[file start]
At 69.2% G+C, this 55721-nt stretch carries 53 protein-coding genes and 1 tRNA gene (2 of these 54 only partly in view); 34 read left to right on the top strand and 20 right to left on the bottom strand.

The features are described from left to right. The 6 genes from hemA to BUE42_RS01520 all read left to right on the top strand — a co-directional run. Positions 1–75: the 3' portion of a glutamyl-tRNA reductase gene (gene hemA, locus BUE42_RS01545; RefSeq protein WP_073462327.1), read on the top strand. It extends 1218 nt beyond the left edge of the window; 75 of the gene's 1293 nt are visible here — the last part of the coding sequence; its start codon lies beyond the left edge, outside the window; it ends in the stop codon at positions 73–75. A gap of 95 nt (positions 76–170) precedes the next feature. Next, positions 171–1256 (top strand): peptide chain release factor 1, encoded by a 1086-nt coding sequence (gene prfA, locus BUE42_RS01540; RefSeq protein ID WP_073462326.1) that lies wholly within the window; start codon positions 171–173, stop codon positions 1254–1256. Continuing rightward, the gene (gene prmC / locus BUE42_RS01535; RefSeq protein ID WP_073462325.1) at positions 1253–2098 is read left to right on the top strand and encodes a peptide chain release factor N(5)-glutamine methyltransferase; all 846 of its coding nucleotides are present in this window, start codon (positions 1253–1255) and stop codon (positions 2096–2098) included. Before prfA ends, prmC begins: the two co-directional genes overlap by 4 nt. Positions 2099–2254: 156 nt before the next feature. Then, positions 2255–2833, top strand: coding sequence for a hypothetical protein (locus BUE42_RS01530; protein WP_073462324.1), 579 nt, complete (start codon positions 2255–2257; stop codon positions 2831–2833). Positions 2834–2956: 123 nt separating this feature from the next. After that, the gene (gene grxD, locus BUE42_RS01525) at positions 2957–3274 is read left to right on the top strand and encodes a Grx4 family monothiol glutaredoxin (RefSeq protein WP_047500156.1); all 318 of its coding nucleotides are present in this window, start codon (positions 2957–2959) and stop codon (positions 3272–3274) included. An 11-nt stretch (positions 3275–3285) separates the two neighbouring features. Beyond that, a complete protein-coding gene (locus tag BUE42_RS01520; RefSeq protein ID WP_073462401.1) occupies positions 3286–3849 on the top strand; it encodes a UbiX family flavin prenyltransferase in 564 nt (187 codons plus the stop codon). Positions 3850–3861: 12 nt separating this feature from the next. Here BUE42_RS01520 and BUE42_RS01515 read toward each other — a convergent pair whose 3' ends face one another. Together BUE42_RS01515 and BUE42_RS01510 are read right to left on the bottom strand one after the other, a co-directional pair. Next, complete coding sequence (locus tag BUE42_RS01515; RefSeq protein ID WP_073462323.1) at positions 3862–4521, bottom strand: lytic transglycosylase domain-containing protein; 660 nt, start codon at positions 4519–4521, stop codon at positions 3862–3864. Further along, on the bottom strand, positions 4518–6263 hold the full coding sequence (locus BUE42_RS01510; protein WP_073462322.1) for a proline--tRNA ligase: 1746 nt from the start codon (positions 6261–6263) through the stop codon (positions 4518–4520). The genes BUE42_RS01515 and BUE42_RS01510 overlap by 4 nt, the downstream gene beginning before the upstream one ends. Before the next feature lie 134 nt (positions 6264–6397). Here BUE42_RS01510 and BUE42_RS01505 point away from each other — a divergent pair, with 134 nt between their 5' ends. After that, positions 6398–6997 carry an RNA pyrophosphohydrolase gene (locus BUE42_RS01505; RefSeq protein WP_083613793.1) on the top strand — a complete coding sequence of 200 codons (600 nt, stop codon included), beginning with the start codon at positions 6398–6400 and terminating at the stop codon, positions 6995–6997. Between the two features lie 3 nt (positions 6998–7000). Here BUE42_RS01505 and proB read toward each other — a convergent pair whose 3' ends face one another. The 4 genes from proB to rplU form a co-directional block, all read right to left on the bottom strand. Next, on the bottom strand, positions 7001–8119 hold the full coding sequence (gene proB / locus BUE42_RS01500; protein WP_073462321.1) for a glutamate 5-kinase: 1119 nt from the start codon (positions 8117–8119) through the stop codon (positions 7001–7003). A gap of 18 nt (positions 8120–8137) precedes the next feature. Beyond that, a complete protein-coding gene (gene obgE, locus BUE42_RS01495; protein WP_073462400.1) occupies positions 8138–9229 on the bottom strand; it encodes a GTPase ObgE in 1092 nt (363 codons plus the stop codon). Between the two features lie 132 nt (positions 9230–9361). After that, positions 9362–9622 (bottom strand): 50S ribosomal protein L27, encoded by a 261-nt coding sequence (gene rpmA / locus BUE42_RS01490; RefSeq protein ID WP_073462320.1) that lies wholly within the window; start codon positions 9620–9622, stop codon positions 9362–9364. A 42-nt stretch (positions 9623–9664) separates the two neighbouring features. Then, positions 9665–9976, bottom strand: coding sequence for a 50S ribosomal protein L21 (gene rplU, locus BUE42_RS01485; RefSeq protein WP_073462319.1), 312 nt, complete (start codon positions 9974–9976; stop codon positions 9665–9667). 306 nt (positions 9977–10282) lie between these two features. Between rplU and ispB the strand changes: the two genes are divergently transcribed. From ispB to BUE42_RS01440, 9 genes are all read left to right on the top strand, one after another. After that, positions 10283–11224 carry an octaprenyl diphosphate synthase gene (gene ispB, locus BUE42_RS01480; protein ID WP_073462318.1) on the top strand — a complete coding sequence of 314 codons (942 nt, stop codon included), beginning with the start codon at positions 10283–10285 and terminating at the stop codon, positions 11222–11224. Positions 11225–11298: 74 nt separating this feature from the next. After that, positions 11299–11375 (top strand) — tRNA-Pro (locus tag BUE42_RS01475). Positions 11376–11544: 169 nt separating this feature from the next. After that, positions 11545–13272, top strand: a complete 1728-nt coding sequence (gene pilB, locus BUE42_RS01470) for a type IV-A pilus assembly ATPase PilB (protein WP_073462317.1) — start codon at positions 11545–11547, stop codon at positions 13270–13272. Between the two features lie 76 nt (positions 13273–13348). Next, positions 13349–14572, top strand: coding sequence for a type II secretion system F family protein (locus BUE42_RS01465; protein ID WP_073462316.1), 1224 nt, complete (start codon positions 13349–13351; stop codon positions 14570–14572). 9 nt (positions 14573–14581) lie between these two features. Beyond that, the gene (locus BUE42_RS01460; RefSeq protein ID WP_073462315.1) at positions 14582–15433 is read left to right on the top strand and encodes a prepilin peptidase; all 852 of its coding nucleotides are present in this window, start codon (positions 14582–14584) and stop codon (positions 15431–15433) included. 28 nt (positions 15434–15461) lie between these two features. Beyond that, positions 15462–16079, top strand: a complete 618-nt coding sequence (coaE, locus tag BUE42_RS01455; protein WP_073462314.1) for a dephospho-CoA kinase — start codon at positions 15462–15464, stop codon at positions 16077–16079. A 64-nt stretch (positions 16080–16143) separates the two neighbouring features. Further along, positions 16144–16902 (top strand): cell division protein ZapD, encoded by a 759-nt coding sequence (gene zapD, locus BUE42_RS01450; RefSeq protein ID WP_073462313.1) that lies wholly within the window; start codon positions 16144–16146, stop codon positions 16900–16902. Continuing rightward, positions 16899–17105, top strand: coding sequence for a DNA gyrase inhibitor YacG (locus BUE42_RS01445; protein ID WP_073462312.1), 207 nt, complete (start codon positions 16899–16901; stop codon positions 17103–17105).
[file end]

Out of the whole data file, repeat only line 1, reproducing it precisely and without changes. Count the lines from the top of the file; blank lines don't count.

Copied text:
At 69.2% G+C, this 55721-nt stretch carries 53 protein-coding genes and 1 tRNA gene (2 of these 54 only partly in view); 34 read left to right on the top strand and 20 right to left on the bottom strand.